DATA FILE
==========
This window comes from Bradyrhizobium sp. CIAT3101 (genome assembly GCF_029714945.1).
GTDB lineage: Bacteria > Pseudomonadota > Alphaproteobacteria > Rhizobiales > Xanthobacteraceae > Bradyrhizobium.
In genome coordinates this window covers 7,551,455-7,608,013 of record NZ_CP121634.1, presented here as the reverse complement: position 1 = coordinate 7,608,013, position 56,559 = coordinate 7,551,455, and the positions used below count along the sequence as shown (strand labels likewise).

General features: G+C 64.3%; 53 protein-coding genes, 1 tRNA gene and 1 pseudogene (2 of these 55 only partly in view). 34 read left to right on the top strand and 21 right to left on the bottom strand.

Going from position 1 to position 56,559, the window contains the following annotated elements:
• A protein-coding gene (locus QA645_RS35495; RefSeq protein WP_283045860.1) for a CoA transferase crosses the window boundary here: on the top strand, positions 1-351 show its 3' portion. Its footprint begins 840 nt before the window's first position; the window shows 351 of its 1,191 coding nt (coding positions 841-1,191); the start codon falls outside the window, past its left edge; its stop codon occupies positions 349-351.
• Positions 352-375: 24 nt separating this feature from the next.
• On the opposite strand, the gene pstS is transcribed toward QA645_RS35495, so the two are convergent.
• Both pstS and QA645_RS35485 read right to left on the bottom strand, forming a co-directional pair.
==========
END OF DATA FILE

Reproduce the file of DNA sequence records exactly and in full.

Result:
This window comes from Bradyrhizobium sp. CIAT3101 (genome assembly GCF_029714945.1).
GTDB lineage: Bacteria > Pseudomonadota > Alphaproteobacteria > Rhizobiales > Xanthobacteraceae > Bradyrhizobium.
In genome coordinates this window covers 7,551,455-7,608,013 of record NZ_CP121634.1, presented here as the reverse complement: position 1 = coordinate 7,608,013, position 56,559 = coordinate 7,551,455, and the positions used below count along the sequence as shown (strand labels likewise).

General features: G+C 64.3%; 53 protein-coding genes, 1 tRNA gene and 1 pseudogene (2 of these 55 only partly in view). 34 read left to right on the top strand and 21 right to left on the bottom strand.

Going from position 1 to position 56,559, the window contains the following annotated elements:
• A protein-coding gene (locus QA645_RS35495; RefSeq protein WP_283045860.1) for a CoA transferase crosses the window boundary here: on the top strand, positions 1-351 show its 3' portion. Its footprint begins 840 nt before the window's first position; the window shows 351 of its 1,191 coding nt (coding positions 841-1,191); the start codon falls outside the window, past its left edge; its stop codon occupies positions 349-351.
• Positions 352-375: 24 nt separating this feature from the next.
• On the opposite strand, the gene pstS is transcribed toward QA645_RS35495, so the two are convergent.
• Both pstS and QA645_RS35485 read right to left on the bottom strand, forming a co-directional pair.